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Online privacy rights strengthened by EU data protection reform

28 January 2012. Published by Keith Mathieson, Partner

The EU has proposed important reforms to data protection laws. The reforms have two aims: increased online privacy rights and boosting the digital economy by removing or easing some unnecessary administrative burdens.

The most eye-catching change in privacy rights is the proposed creation of a ‘right to be forgotten’.  To help people manage data protection risks online, they will be able to delete their data if there are no legitimate grounds for retaining it.  People will also have easier access to their own data and will also have a right to data portability - intended to make it easier to transfer personal data from one service provider to another.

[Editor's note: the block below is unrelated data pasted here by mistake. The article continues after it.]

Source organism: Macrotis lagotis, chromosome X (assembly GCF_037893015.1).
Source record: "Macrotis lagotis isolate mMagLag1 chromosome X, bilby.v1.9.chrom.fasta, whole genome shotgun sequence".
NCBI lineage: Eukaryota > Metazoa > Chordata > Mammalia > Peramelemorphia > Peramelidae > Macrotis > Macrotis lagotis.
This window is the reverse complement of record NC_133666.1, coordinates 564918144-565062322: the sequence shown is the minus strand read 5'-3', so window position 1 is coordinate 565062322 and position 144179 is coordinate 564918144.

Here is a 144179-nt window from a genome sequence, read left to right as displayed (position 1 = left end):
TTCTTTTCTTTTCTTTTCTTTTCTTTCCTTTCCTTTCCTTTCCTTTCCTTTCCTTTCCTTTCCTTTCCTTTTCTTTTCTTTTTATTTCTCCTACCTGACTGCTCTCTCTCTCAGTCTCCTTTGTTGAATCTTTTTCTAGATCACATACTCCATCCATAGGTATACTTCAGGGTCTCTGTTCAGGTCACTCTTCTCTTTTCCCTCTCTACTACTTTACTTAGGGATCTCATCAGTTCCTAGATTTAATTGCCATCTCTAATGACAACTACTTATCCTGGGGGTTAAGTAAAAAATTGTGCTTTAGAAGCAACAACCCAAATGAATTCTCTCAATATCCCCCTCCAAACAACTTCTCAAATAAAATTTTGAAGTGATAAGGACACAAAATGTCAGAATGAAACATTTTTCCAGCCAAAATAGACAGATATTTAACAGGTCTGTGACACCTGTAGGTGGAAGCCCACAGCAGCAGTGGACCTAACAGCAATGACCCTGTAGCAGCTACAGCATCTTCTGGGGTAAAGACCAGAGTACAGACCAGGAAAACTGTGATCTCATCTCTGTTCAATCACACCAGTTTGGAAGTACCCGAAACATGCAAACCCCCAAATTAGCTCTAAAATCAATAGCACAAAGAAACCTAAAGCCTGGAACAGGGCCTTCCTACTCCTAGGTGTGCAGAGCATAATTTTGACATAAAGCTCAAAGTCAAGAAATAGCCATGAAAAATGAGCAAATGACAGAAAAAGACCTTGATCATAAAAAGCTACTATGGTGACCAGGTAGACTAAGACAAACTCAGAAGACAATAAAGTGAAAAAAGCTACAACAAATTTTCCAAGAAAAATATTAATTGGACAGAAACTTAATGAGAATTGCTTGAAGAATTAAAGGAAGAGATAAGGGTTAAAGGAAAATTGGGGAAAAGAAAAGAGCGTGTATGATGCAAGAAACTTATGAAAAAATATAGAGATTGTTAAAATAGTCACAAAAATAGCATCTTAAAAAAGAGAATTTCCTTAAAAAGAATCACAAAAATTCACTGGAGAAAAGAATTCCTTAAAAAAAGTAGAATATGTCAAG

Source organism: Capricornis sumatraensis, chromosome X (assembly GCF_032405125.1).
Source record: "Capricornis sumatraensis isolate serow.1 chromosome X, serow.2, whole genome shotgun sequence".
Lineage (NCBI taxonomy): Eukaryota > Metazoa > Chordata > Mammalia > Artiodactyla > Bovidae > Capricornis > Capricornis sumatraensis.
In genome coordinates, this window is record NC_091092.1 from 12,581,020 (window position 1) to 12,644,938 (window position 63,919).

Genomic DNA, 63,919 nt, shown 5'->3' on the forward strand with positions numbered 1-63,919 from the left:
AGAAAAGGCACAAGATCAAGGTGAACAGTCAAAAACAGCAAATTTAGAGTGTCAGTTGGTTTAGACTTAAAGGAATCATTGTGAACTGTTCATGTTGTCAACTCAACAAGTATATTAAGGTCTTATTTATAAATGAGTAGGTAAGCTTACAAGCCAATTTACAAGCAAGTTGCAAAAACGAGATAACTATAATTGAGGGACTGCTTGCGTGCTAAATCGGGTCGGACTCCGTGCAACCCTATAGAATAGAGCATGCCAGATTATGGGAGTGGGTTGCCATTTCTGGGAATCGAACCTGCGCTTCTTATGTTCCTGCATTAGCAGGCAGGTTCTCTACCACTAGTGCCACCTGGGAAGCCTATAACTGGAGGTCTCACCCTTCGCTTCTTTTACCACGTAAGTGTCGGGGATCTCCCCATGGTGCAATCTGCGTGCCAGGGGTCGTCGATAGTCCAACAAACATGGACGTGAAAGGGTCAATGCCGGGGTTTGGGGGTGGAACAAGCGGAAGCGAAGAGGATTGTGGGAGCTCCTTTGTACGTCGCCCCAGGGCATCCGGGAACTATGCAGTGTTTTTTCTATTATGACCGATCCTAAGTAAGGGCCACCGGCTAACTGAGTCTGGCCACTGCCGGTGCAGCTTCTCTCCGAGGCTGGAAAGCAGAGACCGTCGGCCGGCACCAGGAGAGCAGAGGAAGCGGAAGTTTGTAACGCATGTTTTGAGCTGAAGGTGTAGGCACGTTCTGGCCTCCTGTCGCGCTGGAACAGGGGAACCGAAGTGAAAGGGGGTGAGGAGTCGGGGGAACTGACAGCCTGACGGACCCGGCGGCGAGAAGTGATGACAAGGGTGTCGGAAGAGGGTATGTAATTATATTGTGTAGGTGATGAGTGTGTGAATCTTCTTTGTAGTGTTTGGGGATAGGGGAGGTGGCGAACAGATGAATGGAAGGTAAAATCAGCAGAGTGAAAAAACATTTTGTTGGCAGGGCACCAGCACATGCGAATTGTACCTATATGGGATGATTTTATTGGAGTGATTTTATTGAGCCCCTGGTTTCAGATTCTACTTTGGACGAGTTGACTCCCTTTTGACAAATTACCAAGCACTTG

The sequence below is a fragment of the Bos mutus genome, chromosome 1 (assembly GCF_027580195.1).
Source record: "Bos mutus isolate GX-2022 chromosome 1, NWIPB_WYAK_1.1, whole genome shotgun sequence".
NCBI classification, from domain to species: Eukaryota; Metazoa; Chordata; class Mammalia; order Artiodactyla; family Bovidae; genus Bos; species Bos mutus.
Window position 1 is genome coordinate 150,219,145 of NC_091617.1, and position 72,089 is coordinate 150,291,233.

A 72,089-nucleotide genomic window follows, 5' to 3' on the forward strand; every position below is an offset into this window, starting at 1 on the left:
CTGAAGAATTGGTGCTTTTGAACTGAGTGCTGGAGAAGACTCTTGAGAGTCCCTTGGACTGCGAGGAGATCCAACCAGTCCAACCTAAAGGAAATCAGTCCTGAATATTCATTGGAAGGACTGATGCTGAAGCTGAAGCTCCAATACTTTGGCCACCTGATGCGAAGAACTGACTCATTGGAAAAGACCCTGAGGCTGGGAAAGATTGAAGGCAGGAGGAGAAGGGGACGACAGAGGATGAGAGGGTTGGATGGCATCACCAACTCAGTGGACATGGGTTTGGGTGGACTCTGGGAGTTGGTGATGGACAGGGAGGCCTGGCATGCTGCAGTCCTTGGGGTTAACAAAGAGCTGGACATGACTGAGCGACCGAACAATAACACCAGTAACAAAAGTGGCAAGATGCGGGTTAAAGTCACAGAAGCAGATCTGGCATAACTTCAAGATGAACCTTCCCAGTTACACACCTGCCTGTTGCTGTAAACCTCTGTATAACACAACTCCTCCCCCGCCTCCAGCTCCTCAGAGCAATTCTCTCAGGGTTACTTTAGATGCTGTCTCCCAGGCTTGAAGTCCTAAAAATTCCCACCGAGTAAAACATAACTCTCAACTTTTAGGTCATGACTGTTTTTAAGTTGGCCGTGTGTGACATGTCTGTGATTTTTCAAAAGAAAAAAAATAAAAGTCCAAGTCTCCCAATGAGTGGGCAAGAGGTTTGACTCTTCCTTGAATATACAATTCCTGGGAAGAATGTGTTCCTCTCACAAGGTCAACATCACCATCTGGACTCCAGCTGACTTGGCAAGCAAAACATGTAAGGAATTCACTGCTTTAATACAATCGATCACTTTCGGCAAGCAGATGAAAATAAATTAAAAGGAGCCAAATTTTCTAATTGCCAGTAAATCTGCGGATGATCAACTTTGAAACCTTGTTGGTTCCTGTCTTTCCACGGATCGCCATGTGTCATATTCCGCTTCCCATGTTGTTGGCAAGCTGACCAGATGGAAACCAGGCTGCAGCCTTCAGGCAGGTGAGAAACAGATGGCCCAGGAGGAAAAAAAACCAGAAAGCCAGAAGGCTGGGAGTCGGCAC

The proposals emanate from the European Commission.  The Commission's press release explains that the proposals will now be passed to the European Parliament and EU Member States (meeting in the Council of Ministers) for discussion.  The proposals will take effect two years after they have been adopted.

The Information Commissioner has welcomed the proposal, including in particular the Commission's recognition that for the right to object to be meaningful, there needs to be a shift in the requirement from "one where the individual has to demonstrate compelling legitimate grounds for deletion to one where the controller has to demonstrate compelling legitimate grounds for retention".

Those wishing to know more may wish to consult the fuller summary of the proposals on the Inforrm blog and on Out-Law.com.

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